Family Health Insurance

Family Health Insurance

There are a lot of health fund options to consider if you’re looking to start a family, or if you already have kids of your own. This guide will discuss certain topics from how government penalties and rebates work to how maternity services operate. A Family Health Insurance plan may be helpful.

Is my pregnancy covered by health insurance?

Maternity services along with obstetrics can be covered through hospital cover, along with other related costs. Although, there are a few pointers you should know in regards to pregnancy and health insurance:

  • Cover is very pricey. For pregnancy and the other related services, you will only be covered if you have a high-tier policy. There are several mid-tier policies which can cover partial portions of your pregnancy if you are classified as a private patient within a public hospital.
  • Be aware of the waiting periods. Most health funds out there require a waiting period up to 12 months before you are able to make any claim for pregnancy. If you purchase a policy when you are due, it will be far too late to receive your claim due to the waiting period you would have to serve.
  • Services outside of the hospital. You will find that hospital policies only cover the costs for your pregnancy if you are admitted to the hospital. They will not cover any costs outside of the hospital such as scans, tests or GP visits.
  • Make sure you take out a family policy. Ensure your newborn baby will receive the same health insurance cover for any expenses by adding them to whatever family policy you have chosen.

Are there limits to how long children can remain on a family policy?

Your children will remain under your family health insurance cover until they are recognised as adults by your chosen health fund. Rules around the dependants of the families tend to differ between funds so to help you understand it a bit more, there are three main classes of dependants you should know:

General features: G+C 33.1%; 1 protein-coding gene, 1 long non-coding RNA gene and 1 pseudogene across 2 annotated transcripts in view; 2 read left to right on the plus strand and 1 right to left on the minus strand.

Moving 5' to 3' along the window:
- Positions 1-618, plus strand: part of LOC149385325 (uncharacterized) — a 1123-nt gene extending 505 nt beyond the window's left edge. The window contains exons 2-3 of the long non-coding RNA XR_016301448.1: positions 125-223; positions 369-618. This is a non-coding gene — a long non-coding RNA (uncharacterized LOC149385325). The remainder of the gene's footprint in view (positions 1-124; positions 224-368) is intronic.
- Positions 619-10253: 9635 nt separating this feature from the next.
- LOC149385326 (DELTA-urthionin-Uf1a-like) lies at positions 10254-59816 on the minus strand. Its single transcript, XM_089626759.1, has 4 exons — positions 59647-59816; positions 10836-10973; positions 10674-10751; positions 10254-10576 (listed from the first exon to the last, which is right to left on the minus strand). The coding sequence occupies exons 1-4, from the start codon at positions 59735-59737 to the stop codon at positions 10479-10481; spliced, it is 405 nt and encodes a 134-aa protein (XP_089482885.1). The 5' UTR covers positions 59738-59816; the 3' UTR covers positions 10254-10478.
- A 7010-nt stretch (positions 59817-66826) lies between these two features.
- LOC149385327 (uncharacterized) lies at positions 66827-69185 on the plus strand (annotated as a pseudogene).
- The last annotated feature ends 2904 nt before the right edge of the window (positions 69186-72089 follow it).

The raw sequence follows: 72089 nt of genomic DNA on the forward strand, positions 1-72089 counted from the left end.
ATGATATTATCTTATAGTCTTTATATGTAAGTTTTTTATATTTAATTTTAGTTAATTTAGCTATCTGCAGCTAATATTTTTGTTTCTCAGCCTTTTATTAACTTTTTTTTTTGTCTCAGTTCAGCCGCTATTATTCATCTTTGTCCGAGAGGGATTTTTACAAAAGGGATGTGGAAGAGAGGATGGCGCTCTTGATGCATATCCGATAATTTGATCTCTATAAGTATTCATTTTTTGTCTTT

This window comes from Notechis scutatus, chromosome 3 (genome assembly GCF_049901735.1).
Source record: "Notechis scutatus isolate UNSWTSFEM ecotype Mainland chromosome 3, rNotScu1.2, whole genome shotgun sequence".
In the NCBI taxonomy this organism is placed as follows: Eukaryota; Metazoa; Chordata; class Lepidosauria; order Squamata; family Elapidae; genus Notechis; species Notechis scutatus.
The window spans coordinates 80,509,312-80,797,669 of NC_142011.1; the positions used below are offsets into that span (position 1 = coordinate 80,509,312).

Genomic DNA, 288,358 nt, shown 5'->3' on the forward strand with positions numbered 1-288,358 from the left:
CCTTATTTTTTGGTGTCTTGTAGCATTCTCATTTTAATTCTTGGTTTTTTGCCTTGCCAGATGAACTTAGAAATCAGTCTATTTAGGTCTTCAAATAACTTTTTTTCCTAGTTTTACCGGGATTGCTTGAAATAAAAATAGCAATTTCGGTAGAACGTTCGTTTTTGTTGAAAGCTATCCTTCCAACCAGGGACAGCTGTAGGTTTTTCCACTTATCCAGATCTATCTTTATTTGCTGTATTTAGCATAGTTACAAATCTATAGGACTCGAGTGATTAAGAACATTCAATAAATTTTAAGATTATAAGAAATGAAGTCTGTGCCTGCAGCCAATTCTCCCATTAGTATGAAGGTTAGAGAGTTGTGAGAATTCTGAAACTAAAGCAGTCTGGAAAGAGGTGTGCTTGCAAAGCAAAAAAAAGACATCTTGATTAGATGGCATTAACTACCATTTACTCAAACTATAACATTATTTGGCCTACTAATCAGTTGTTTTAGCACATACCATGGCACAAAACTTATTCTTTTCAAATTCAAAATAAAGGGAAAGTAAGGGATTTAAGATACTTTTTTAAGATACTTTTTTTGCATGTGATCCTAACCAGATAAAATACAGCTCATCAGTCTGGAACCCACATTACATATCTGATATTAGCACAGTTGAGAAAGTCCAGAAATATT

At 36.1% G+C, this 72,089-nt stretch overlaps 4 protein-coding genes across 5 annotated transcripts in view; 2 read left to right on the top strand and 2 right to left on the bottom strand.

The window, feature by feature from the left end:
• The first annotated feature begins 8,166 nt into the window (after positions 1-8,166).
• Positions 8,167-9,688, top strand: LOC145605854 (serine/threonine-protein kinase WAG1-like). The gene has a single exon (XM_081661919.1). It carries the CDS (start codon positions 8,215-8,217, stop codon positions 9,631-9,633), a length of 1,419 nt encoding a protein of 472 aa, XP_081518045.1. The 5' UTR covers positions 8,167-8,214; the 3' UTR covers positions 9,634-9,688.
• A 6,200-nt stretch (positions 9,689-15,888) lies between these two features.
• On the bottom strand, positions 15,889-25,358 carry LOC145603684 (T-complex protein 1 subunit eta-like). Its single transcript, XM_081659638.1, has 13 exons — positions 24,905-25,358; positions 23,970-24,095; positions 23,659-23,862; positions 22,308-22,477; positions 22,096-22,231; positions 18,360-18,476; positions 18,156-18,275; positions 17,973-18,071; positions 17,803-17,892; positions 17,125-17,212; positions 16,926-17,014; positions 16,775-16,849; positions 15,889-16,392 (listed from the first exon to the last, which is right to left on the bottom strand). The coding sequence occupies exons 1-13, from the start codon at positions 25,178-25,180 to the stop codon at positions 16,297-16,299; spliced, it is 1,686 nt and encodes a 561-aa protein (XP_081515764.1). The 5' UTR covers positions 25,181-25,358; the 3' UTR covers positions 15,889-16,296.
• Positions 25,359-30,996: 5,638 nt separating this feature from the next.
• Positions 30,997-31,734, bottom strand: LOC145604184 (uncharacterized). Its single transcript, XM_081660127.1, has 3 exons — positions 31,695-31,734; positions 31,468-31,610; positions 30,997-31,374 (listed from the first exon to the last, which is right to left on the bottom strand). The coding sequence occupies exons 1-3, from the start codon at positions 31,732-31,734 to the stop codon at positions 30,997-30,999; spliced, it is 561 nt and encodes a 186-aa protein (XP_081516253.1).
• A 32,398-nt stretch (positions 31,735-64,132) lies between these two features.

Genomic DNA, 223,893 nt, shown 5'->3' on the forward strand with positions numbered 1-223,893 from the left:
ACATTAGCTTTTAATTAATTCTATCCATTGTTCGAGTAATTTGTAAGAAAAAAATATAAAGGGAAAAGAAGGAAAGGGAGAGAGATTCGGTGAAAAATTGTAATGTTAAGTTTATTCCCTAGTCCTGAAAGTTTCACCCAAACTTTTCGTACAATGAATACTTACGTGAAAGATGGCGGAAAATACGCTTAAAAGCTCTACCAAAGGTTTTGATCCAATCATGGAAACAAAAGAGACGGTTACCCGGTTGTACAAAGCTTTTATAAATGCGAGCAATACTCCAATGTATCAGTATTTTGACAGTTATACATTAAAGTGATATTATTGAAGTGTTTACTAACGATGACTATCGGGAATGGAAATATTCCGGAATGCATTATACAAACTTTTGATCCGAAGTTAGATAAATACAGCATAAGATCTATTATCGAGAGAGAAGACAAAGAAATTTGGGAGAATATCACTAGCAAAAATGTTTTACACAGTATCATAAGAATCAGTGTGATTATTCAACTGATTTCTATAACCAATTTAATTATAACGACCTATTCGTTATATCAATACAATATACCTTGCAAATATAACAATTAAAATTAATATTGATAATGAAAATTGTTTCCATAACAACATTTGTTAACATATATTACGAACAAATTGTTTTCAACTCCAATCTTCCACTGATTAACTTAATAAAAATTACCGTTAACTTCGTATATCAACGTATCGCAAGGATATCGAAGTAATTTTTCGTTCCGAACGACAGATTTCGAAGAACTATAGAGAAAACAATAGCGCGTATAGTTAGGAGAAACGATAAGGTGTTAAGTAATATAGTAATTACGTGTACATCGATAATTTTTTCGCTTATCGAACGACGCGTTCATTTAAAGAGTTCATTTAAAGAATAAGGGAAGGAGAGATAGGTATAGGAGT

• Student dependant. A full-time student who is single and aged between 21-25 is entitled to coverage by a family policy.
  • Adult dependant. A student who is not studying full-time, single and aged between 21-25 is entitled to coverage by a family policy.
  • Independent adult. A non-student who Is single, aged over 25 is not entitled to coverage by a family policy and needs to apply for their own cover. Waiting periods can be avoided if they choose the same health fund.

Key pointers about health insurance for families.

  • Go over your cover. Health insurance needs and circumstances will change as your children grow older. So, looking over your policy every year keeps you informed about what you and your family are being covered for, and ensures your cover is exactly what your family needs.
  • Try and avoid combined limits. If you’re contemplating an extras policy, you need to be on the lookout for one that provides individualized benefit limits as opposed to combined limits. It is possible your family may or may not surpass the individual limits if they aren’t exactly higher than needed.
  • It’s okay to switch. If you happen to stumble upon another policy that offers better benefits than the one you’re currently on, there’s nothing wrong with changing policies. Be aware however, that your served waiting periods and benefits must carry over and be honoured by your new health fund.
  • Mix it up. If you find yourself in a situation where one fund has the optimal hospital policy for your family, and the other has an excellent extras policy, it is not against any rules to have a different policy for them both.
  • Try to gain full ambulance cover. Policies that provide full ambulance cover are ones you should definitely keep an eye out for. They help cover the costs for emergency transport or non-life-threatening journeys.

Tax, health insurance and rebates for families

  • Private health insurance rebate. The Australian government introduced this to assist people in accessing health insurance. In terms of the rebate amount, its quite varied depending on the combined income of the family and your age. You can make a claim on it either as a tax return or as a premium reduction through your fund.
  • Medicare levy surcharge (MLS). The MLS was introduced by the Australian government to prompt people to reduce the strain on the public health system by taking out health insurance. You must pay an extra surcharge on top of the general 2% Medicare levy when the combined income of your family reaches a certain level (this only applies to those who have no cover).

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